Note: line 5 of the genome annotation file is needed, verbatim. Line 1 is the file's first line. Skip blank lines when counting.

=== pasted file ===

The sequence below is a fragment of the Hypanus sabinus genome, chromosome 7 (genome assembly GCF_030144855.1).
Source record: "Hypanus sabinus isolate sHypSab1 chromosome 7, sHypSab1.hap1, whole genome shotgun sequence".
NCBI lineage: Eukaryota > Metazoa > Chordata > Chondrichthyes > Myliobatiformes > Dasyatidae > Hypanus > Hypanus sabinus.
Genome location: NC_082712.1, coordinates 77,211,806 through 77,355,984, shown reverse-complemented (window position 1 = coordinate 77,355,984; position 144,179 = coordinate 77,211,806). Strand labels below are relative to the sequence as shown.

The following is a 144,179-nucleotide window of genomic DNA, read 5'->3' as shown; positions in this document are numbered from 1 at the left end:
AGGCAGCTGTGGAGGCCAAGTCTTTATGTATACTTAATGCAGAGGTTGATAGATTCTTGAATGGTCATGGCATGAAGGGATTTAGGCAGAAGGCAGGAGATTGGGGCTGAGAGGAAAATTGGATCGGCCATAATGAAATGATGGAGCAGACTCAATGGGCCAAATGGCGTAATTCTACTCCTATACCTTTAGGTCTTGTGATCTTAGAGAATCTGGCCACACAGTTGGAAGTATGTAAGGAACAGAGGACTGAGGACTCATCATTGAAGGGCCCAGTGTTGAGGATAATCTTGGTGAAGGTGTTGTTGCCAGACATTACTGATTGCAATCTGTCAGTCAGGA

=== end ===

The following is a 144,179-nucleotide window of genomic DNA, read 5'->3' as shown; positions in this document are numbered from 1 at the left end: